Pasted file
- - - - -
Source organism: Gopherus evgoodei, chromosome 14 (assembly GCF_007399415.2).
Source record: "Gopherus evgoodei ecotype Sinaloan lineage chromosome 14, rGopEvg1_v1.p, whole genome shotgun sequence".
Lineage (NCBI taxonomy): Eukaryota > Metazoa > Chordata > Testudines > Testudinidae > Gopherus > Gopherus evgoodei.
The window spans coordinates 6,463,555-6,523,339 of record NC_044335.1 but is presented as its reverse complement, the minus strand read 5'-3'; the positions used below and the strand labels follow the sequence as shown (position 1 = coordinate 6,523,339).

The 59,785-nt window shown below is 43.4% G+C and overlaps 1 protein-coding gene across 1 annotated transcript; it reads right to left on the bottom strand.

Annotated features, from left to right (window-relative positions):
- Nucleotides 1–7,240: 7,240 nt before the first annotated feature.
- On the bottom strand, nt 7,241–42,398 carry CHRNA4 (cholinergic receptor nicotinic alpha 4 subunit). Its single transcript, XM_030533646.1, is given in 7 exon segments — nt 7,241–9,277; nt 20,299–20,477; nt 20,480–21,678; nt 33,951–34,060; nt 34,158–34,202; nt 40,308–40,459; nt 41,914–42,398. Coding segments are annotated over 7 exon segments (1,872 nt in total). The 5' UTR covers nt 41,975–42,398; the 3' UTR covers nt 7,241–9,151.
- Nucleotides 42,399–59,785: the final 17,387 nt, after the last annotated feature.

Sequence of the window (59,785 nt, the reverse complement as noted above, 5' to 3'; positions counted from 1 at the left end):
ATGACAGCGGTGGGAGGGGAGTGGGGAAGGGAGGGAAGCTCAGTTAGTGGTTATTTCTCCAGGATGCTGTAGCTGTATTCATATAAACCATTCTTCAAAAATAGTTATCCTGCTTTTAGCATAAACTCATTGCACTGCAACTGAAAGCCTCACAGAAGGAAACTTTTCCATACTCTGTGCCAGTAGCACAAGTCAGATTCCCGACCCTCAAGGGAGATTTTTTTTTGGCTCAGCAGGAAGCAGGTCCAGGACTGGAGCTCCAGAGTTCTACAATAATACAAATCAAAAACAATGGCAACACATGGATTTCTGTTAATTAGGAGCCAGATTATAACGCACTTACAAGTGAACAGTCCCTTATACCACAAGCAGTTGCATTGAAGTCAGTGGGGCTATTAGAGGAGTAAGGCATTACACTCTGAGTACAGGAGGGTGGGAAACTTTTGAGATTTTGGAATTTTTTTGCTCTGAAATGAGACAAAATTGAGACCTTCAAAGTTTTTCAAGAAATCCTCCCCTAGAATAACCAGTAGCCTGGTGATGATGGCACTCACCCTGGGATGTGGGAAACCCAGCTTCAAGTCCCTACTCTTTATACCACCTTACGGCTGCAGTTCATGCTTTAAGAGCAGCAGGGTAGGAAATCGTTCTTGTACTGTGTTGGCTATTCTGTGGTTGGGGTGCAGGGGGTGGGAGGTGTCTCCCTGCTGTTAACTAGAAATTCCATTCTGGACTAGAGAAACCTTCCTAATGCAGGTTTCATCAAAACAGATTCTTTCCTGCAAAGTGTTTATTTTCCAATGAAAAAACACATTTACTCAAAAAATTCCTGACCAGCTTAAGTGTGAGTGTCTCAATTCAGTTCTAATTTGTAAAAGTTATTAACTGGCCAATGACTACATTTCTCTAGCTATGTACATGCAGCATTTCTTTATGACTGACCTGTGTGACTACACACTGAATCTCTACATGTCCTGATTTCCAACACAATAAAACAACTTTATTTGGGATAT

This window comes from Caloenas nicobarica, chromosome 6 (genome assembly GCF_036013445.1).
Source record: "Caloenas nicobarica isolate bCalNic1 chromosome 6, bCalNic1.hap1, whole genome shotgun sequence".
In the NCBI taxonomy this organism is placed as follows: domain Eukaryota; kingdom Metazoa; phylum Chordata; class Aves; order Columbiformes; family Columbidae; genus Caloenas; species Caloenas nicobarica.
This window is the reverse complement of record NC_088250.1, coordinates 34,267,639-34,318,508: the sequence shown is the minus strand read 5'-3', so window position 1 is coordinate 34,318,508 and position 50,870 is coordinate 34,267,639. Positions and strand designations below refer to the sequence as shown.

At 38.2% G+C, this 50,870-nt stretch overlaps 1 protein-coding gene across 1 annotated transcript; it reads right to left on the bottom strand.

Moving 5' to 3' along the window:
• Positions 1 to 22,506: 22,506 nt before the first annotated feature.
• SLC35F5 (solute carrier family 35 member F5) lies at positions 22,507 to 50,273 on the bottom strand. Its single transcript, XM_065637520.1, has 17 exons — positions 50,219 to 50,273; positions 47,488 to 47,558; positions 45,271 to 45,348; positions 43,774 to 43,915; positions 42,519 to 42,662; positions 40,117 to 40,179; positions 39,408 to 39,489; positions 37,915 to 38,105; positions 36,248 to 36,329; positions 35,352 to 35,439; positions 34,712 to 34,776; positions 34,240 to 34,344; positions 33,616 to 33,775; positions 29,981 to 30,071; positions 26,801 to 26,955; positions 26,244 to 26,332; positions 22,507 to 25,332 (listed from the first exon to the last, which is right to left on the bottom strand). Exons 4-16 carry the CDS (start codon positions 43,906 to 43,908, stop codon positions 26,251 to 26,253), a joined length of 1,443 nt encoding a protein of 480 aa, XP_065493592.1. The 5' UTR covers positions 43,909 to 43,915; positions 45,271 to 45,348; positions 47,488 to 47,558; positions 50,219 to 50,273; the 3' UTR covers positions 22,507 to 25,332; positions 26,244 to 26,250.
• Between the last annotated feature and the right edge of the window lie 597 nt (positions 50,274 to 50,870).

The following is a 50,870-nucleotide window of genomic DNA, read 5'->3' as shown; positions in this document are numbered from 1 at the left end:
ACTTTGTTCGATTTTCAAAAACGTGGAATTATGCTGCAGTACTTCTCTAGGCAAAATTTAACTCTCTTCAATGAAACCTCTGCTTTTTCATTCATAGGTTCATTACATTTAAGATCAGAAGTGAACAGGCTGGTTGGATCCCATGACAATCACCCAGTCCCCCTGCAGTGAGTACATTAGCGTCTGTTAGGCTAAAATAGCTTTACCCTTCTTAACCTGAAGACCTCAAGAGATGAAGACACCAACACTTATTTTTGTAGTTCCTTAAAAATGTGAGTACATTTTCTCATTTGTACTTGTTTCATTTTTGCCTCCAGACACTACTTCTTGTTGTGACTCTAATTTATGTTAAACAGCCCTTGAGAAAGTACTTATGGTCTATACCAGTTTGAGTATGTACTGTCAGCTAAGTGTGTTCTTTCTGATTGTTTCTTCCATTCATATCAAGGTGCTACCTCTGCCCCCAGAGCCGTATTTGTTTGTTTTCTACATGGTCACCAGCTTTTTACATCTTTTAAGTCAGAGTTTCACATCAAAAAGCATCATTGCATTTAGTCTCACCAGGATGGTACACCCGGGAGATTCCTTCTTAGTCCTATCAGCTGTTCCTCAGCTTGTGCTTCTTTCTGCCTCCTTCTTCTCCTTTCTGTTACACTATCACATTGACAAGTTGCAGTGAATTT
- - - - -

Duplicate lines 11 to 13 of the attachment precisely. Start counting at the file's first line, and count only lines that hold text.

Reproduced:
ATGACAGCGGTGGGAGGGGAGTGGGGAAGGGAGGGAAGCTCAGTTAGTGGTTATTTCTCCAGGATGCTGTAGCTGTATTCATATAAACCATTCTTCAAAAATAGTTATCCTGCTTTTAGCATAAACTCATTGCACTGCAACTGAAAGCCTCACAGAAGGAAACTTTTCCATACTCTGTGCCAGTAGCACAAGTCAGATTCCCGACCCTCAAGGGAGATTTTTTTTTGGCTCAGCAGGAAGCAGGTCCAGGACTGGAGCTCCAGAGTTCTACAATAATACAAATCAAAAACAATGGCAACACATGGATTTCTGTTAATTAGGAGCCAGATTATAACGCACTTACAAGTGAACAGTCCCTTATACCACAAGCAGTTGCATTGAAGTCAGTGGGGCTATTAGAGGAGTAAGGCATTACACTCTGAGTACAGGAGGGTGGGAAACTTTTGAGATTTTGGAATTTTTTTGCTCTGAAATGAGACAAAATTGAGACCTTCAAAGTTTTTCAAGAAATCCTCCCCTAGAATAACCAGTAGCCTGGTGATGATGGCACTCACCCTGGGATGTGGGAAACCCAGCTTCAAGTCCCTACTCTTTATACCACCTTACGGCTGCAGTTCATGCTTTAAGAGCAGCAGGGTAGGAAATCGTTCTTGTACTGTGTTGGCTATTCTGTGGTTGGGGTGCAGGGGGTGGGAGGTGTCTCCCTGCTGTTAACTAGAAATTCCATTCTGGACTAGAGAAACCTTCCTAATGCAGGTTTCATCAAAACAGATTCTTTCCTGCAAAGTGTTTATTTTCCAATGAAAAAACACATTTACTCAAAAAATTCCTGACCAGCTTAAGTGTGAGTGTCTCAATTCAGTTCTAATTTGTAAAAGTTATTAACTGGCCAATGACTACATTTCTCTAGCTATGTACATGCAGCATTTCTTTATGACTGACCTGTGTGACTACACACTGAATCTCTACATGTCCTGATTTCCAACACAATAAAACAACTTTATTTGGGATAT

This window comes from Caloenas nicobarica, chromosome 6 (genome assembly GCF_036013445.1).
Source record: "Caloenas nicobarica isolate bCalNic1 chromosome 6, bCalNic1.hap1, whole genome shotgun sequence".